- Pure copper atoms bond to the cathode and from a think layer opf copper over the surface of the carbon electrode
Can ionic solids be electrolysed?
- The ions are in fixed positions and can't move
Can molten ionic compounds be electrolysed?
- The ions can move freely and conduct electricity
- Always broken up into their elements
- Positive metal ions are reduced
- Negative metal ions are oxidised
Give the product produced at cathode and the half equation at cathode for the molten electrolyte 'lead iodide'.
Give the product produced at anode and the half equation at anode for the molten electrolyte 'lead iodide'.
Give the product produced at cathode and the half equation at cathode for the molten electrolyte 'potasssium chloride'.
Give the product produced at anode and the half equation at anode for the molten electrolyte 'potassium chloride'.
- 2Cl- -- Cl2 + 2e-
Give the product produced at cathode and the half equation at cathode for the molten electrolyte 'aluminium oxide'.
- Al3+ + 3e- -- Al
Give the product produced at anode and the half equation at anode for the molten electrolyte 'aluminium oxide'.
What increases the number of electrons transferred?
What is current?
- A flow of charge, and it's charge that determines how much product is formed during electrolysis
- More charge means more product
- Generally, charge is equal to current multiplied by time in seconds
- This means charge and amount of product created during electrolysis are directly proportional to the time taken and the current used
What to hydrogen and oxygen react to produce?
What is a fuel cell?
An electrical cells that's supplied with a fuel and oxygen and uses energy from the reaction between them to produce electrical energy efficiently
What is the hydrogen-oxygen fuel cell?
- Combines hydrogen and oxygen to produce head energy and nice clean water
- There are no pollutants to worry about
Describe the redox reaction hydrogen-oxygen fuel cells use.
- The electrolyte is often a solution of potassium hydroxide
- Electrodes often porous carbon with a catalyst
- Hydrogen goes into the anode compartment and oxygen goes into the cathode compartment
- At the cathode the oxygen is reduced
- At the anode the hydrogen is oxidised
- The electrons flow through an external circuit from the anode to the cathode - this is the electric current
- The overall reaction is hydrogen plus oxygen which gives water
What are the advantages of hydrogen-oxygen fuel cells?
- Much more efficient than power stations or batteries at producing electricity
- If heat produced is used, efficiency can be greater than 80%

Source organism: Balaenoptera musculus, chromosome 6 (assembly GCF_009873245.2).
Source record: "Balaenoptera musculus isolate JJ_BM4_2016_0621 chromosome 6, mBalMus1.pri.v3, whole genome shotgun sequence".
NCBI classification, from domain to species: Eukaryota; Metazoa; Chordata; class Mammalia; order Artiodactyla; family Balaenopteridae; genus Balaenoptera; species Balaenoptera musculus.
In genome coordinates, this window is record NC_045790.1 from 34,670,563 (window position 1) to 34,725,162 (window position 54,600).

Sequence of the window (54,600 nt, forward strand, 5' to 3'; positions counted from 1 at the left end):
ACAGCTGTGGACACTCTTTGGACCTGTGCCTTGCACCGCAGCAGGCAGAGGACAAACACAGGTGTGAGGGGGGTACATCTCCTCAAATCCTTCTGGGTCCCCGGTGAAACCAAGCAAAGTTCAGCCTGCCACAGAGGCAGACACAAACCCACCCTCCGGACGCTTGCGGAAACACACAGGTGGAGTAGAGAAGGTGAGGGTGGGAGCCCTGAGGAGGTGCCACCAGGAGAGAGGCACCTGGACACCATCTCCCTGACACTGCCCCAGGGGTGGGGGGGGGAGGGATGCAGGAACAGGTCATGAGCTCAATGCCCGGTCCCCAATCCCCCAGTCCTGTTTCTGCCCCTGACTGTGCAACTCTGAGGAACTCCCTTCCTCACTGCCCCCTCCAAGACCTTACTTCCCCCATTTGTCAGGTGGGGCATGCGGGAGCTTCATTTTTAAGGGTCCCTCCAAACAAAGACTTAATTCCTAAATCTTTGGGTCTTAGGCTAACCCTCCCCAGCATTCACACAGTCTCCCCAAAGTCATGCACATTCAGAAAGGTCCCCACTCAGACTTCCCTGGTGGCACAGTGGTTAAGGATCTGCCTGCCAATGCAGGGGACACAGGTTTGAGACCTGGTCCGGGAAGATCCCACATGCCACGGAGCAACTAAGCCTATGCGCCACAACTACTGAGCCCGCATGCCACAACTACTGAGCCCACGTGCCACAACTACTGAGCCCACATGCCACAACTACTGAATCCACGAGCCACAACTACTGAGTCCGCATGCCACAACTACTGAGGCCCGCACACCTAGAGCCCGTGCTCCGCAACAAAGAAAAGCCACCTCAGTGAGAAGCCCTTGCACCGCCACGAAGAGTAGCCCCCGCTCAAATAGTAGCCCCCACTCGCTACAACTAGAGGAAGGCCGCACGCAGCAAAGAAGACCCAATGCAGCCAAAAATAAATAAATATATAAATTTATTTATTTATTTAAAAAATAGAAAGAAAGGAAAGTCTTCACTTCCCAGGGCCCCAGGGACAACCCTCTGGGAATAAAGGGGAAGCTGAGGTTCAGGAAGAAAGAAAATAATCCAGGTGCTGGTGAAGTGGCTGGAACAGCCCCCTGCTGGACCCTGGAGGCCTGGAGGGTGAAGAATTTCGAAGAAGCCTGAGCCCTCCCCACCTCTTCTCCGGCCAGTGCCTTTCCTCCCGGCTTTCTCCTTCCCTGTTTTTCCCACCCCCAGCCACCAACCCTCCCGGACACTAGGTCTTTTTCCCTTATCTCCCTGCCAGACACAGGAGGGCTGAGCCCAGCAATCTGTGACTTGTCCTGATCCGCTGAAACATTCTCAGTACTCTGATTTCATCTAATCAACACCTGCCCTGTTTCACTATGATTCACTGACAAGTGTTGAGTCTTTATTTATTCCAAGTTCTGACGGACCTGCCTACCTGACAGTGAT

- Electricity generated directly from the reaction
- Direct energy transfer
- Not a lot of stages so fewer places for energy to be lost as heat
- No moving parts - energy isn't lost through friction
- Only product is water - no pollution
What are the disadvantages of hydrogen-oxygen fuel cells?
- Producing the hydrogen needed to powwe the fuel cell requires a lot of energy
- Energy may have come from burning fossil fuels which causes pollution
- Hydrogen fuel cells often contain poisonous catalysts which eventually have to be disposed of
- Getting rid of the catalyst takes a lot of time and money and may cause environmental problems
How are hydrogen-oxygen fuel cells used in spacecraft?
- Provide electrical power
- Readily available from the rocket fuel tanks
- Lightweight and compact so they don't take up valuable room
- They don't have moving parts
- Some of the product is used as drinking water
- No other waste products or pollutants
What is the link between the car industry and fuel cells?
- The car industry is developing fuel cells to replace any conventional petrol/diesel engines
- Don't produce any conventional pollutants
- As hydrogen can be obtained by decomposing water, there is a lot left over for fuel
What are CFCs?
- Organic molecules containing carbon, chlorine and fluorine
- E.g. dichlorodifluoromethane
- Chemically inert (unreactive)
- Insoluble in water
- Low boiling points
What were CFCs used for?
- Coolants in fridges
- Air-conditoning systems
- Propellants in aerosol spray cans
When did scientists find chlorine helps destroy the ozone?
When did scientists find evidence of decreasing ozone levels in the atmosphere over Antartica?
When did some countries ban CFCs as aerosol propellants and what were they?
When were CFCs banned completely?
After the ozone hole was discovered
What is a free radical?
- When a covalent bond breaks evenly, each atom gets one of the shared electrons
- E.g. H-H -- H· + H·
- The H· is the free radical
What do Chlorine free radicals do?
Damage the ozone layer
What free radical process happens in the stratopshere?